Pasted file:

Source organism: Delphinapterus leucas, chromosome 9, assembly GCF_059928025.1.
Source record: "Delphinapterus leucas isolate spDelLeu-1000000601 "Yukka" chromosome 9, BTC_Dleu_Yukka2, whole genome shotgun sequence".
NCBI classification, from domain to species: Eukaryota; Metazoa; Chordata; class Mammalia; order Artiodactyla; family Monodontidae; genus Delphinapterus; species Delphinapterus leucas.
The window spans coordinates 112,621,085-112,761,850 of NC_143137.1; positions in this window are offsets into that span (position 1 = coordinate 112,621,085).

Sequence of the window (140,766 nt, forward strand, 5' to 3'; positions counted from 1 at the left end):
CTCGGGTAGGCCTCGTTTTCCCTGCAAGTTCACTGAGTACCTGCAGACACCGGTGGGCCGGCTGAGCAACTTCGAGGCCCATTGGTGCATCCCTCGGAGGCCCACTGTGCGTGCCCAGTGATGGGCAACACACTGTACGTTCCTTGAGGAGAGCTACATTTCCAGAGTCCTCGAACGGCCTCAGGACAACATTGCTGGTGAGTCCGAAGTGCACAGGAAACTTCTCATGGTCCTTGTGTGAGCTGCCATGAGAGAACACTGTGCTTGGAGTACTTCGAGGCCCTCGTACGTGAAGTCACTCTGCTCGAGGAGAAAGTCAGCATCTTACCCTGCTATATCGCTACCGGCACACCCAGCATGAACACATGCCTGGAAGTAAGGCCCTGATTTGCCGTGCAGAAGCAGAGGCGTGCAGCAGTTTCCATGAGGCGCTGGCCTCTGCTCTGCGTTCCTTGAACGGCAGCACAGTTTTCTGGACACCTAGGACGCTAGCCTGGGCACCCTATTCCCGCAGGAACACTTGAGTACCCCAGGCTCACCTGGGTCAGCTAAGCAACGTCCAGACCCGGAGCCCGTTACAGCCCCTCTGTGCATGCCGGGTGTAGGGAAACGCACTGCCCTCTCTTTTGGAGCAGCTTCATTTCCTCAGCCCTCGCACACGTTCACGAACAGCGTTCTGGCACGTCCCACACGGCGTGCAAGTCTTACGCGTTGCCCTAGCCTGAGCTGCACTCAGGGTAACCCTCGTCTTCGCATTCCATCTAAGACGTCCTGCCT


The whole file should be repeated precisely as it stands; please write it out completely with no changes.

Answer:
Source organism: Delphinapterus leucas, chromosome 9, assembly GCF_059928025.1.
Source record: "Delphinapterus leucas isolate spDelLeu-1000000601 "Yukka" chromosome 9, BTC_Dleu_Yukka2, whole genome shotgun sequence".
NCBI classification, from domain to species: Eukaryota; Metazoa; Chordata; class Mammalia; order Artiodactyla; family Monodontidae; genus Delphinapterus; species Delphinapterus leucas.
The window spans coordinates 112,621,085-112,761,850 of NC_143137.1; positions in this window are offsets into that span (position 1 = coordinate 112,621,085).

Sequence of the window (140,766 nt, forward strand, 5' to 3'; positions counted from 1 at the left end):
CTCGGGTAGGCCTCGTTTTCCCTGCAAGTTCACTGAGTACCTGCAGACACCGGTGGGCCGGCTGAGCAACTTCGAGGCCCATTGGTGCATCCCTCGGAGGCCCACTGTGCGTGCCCAGTGATGGGCAACACACTGTACGTTCCTTGAGGAGAGCTACATTTCCAGAGTCCTCGAACGGCCTCAGGACAACATTGCTGGTGAGTCCGAAGTGCACAGGAAACTTCTCATGGTCCTTGTGTGAGCTGCCATGAGAGAACACTGTGCTTGGAGTACTTCGAGGCCCTCGTACGTGAAGTCACTCTGCTCGAGGAGAAAGTCAGCATCTTACCCTGCTATATCGCTACCGGCACACCCAGCATGAACACATGCCTGGAAGTAAGGCCCTGATTTGCCGTGCAGAAGCAGAGGCGTGCAGCAGTTTCCATGAGGCGCTGGCCTCTGCTCTGCGTTCCTTGAACGGCAGCACAGTTTTCTGGACACCTAGGACGCTAGCCTGGGCACCCTATTCCCGCAGGAACACTTGAGTACCCCAGGCTCACCTGGGTCAGCTAAGCAACGTCCAGACCCGGAGCCCGTTACAGCCCCTCTGTGCATGCCGGGTGTAGGGAAACGCACTGCCCTCTCTTTTGGAGCAGCTTCATTTCCTCAGCCCTCGCACACGTTCACGAACAGCGTTCTGGCACGTCCCACACGGCGTGCAAGTCTTACGCGTTGCCCTAGCCTGAGCTGCACTCAGGGTAACCCTCGTCTTCGCATTCCATCTAAGACGTCCTGCCT